Most people simply cannot conceive of a US dollar hyperinflation any more than a current resident of San Francisco could imagine a 1906 or 1989 earthquake. Many simply choose to not dwell on these potentialities, often rationalizing them against other existential if not abstract inevitabilities.(And of course, very very few are truly prepared)
Dollar Confidence and Money Velocity
Money velocity can be defined simply as GDP divided by money supply.
Since the financial crisis, the M2 money supply has grown by over 45 percent. During the same time GDP grew by only 13 to 14%. So, velocity had to decrease substantially - and it did. Even though more dollars were spent and our GDP went up, the GDP growth wasn’t anywhere near the growth in the money supply.
Right now, more dollars exist than ever before and dollars are still being created faster than growth. Therefore, V has to be at it lowest point since the start of their creation. It is. And V will continue to fall until that fact changes.
Again though, the dollar can fall rapidly if we have a loss of confidence, even with falling velocity. In fact, historically that’s what does happen. A hundred things could trigger it.
The million dollar question is - When?
Triggers for the Nonlinear
In much the same way that a small business is somewhat like a microcosm for a large corporation, the collective is nothing at all like the individual or local community when it comes to complexity.
Excess dollars are sitting in the banks as reserves. The banks are keeping these reserves in order to meet demands that can arise from their uncovered derivative bets.
The Federal Reserve member banks are using some of the money that the Federal Reserve is making available to them to speculate on stock market futures; thus, pushing stock prices to unrealistic levels.
The other way through which the dollar can lose value is via its exchange rate to other currencies. Foreign holders of dollars may watch five years of dollar creation in order to finance federal budget deficits - and see no end. Thus, they can come to the conclusion that their dollar holdings are being debased.
If they make this decision, (or rather act on it) they will decide to get out of dollars or to reduce their exposure to the US dollar.
Tectonic movement is a constant reality. Significant earthquakes are happening always around the world. Although tracking the aftershocks is possible, and seismic science has grown immensely, there remains no reliable way of forecasting initial large events to this day.
All that can be said is that within a fairly wide time span there will be a significant quake over some period of time. There is very little argument. It is well known that while the infrastructure on new construction is constantly subjected to upgrades, it is an impossible task to keep up with the changing requirements.
On an individual level, it is much worse. Most people have short memories for disasters or events that involve intense fear, pain, or discomfort. It is the mystery of enduring multiple childbirths, though most are quick to point out that it is quite natural to block out events that might otherwise cloud forward growth or production. Unfortunately, when taken over the collective, the short memories become an additional burden to already fragile systems.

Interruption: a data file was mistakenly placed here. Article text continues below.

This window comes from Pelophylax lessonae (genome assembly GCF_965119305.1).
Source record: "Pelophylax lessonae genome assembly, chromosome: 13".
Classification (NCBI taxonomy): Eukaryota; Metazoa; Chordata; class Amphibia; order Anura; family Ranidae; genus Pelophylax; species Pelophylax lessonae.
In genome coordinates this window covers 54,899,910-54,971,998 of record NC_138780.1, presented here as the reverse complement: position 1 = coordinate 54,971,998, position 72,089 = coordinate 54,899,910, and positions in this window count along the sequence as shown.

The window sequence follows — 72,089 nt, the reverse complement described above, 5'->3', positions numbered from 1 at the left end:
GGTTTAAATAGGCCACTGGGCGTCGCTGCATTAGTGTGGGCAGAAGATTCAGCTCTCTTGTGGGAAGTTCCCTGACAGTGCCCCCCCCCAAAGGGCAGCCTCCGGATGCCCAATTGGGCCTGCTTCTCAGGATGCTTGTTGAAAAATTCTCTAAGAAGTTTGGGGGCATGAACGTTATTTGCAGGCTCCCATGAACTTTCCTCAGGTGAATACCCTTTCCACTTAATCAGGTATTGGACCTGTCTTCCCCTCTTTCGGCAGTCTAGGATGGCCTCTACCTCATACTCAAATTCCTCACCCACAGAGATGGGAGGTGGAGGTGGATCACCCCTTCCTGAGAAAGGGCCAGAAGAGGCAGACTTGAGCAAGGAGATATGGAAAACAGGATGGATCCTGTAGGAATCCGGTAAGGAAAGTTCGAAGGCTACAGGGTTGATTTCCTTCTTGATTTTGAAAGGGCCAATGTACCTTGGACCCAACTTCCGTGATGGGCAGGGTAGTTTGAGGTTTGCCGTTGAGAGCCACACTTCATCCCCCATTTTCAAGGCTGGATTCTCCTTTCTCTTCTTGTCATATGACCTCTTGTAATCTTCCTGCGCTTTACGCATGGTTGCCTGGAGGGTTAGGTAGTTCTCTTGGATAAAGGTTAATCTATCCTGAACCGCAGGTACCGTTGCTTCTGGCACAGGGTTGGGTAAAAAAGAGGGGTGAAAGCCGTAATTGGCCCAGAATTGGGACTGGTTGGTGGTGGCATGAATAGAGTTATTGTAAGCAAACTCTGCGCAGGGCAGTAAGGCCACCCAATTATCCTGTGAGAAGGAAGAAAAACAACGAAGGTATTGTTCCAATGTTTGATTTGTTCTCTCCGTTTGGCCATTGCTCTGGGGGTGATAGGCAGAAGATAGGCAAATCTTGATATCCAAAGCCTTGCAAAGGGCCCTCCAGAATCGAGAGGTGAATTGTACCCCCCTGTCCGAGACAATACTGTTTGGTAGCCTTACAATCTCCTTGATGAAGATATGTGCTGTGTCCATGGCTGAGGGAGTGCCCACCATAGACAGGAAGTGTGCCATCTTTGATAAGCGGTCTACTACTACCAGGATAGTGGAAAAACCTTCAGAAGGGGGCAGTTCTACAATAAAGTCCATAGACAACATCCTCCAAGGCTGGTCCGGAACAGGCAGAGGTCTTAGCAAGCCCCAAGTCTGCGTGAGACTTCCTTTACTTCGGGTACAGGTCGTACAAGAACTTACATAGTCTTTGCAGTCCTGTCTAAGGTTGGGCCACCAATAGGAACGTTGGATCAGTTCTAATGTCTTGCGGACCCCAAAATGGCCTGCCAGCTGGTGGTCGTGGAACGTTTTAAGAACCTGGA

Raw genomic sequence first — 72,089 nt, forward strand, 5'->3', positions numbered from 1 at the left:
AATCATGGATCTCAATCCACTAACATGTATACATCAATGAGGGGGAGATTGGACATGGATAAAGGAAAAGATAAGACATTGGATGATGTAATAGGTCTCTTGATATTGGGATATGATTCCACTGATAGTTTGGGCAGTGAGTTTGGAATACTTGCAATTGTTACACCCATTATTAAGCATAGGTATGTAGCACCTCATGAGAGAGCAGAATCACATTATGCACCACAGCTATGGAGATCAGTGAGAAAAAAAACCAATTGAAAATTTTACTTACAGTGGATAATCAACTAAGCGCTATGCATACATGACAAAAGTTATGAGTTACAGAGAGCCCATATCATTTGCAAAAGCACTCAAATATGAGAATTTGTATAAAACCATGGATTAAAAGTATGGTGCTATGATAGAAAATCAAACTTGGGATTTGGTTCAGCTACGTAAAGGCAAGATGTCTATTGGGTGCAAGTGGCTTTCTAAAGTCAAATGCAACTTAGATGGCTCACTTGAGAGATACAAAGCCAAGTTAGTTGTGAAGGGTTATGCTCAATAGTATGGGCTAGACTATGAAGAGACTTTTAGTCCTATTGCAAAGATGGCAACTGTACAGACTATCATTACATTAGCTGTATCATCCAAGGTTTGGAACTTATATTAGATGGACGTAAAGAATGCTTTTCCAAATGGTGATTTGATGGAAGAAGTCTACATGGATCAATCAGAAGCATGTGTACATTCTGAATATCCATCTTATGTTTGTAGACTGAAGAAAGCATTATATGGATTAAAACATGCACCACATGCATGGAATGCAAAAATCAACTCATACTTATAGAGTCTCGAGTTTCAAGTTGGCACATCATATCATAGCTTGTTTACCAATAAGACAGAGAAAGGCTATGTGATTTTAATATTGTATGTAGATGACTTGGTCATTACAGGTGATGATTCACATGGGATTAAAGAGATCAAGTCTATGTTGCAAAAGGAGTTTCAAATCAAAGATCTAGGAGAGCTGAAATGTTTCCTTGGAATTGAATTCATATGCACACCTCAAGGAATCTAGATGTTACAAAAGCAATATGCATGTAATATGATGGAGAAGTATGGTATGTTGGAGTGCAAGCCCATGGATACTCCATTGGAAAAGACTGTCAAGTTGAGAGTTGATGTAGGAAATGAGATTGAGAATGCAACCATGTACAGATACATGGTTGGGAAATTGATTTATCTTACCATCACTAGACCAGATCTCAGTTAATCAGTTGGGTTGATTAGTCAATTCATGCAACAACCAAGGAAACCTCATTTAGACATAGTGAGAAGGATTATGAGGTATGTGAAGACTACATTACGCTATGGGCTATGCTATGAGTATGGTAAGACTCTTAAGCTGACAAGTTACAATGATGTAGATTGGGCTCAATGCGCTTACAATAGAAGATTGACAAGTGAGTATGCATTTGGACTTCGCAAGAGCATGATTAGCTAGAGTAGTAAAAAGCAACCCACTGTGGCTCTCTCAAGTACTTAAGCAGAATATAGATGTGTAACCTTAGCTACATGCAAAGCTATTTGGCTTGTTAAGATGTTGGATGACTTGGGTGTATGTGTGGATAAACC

Much of what we learn will come in retrospect.
In finance, no doubt there will remain a furious coverage of the unfolding. Mainstream media complex will profit from the collapse. As such, we can be sure that the unfolding events will be covered widely (if not erroneously) in their conclusions or the determination of the causes.
100 Years of the Fed - 42 for Fiat
It is relatively easy to blame our captured central banks for the multitude of risk they have created over the millennia.
Monetary policy has effectively allowed the movement of capital and wealth from the backs of ordinary people to the financial elite.
In essence, they have robbed the population of its purchasing power by debasing the currency over a long period. At the same time, they have produced an elaborate public relations machine capable of charming its victims.
They have kept true to their original (unspoken) intention to protect their own. They have also facilitated the socialization of risk by encouraging moral hazard and allowed for the emergence of the too big to fail.
Nothing epitomizes the US Central Bank's public relations and propaganda sensation more than the fact that the majority of educated individuals cannot name the Federal Reserve Chairman before Paul Volker. Additionally, Volker’s name is still on the forefront of the collective psyche - and a symbol for the last vestiges of responsibility and prudence.
It is perhaps by this measure alone that the future will judge the eminent risk we face at this moment in time and the need for the minimum of personal and financial protection. In this way, at the very least, the history of tomorrow will be written by those who recognized the unfolding of today's events and took action.